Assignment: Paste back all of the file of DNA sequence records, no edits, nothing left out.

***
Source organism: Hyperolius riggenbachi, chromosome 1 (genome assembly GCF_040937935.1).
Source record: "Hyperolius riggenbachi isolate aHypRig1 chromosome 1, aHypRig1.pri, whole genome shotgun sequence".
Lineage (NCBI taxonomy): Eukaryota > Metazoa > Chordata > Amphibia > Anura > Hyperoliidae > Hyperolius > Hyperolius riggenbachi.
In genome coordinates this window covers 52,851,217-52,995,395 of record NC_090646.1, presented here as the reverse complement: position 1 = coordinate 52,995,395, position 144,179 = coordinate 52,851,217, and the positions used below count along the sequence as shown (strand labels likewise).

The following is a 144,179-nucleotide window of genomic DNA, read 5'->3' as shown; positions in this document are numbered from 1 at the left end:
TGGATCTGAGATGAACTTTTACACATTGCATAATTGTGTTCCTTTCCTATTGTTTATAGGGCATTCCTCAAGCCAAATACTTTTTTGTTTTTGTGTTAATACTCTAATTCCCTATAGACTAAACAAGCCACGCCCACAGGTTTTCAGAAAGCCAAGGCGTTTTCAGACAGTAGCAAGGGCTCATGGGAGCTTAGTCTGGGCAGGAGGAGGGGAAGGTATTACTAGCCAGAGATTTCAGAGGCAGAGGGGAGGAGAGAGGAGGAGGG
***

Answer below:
Source organism: Hyperolius riggenbachi, chromosome 1 (genome assembly GCF_040937935.1).
Source record: "Hyperolius riggenbachi isolate aHypRig1 chromosome 1, aHypRig1.pri, whole genome shotgun sequence".
Lineage (NCBI taxonomy): Eukaryota > Metazoa > Chordata > Amphibia > Anura > Hyperoliidae > Hyperolius > Hyperolius riggenbachi.
In genome coordinates this window covers 52,851,217-52,995,395 of record NC_090646.1, presented here as the reverse complement: position 1 = coordinate 52,995,395, position 144,179 = coordinate 52,851,217, and the positions used below count along the sequence as shown (strand labels likewise).

The following is a 144,179-nucleotide window of genomic DNA, read 5'->3' as shown; positions in this document are numbered from 1 at the left end:
TGGATCTGAGATGAACTTTTACACATTGCATAATTGTGTTCCTTTCCTATTGTTTATAGGGCATTCCTCAAGCCAAATACTTTTTTGTTTTTGTGTTAATACTCTAATTCCCTATAGACTAAACAAGCCACGCCCACAGGTTTTCAGAAAGCCAAGGCGTTTTCAGACAGTAGCAAGGGCTCATGGGAGCTTAGTCTGGGCAGGAGGAGGGGAAGGTATTACTAGCCAGAGATTTCAGAGGCAGAGGGGAGGAGAGAGGAGGAGGG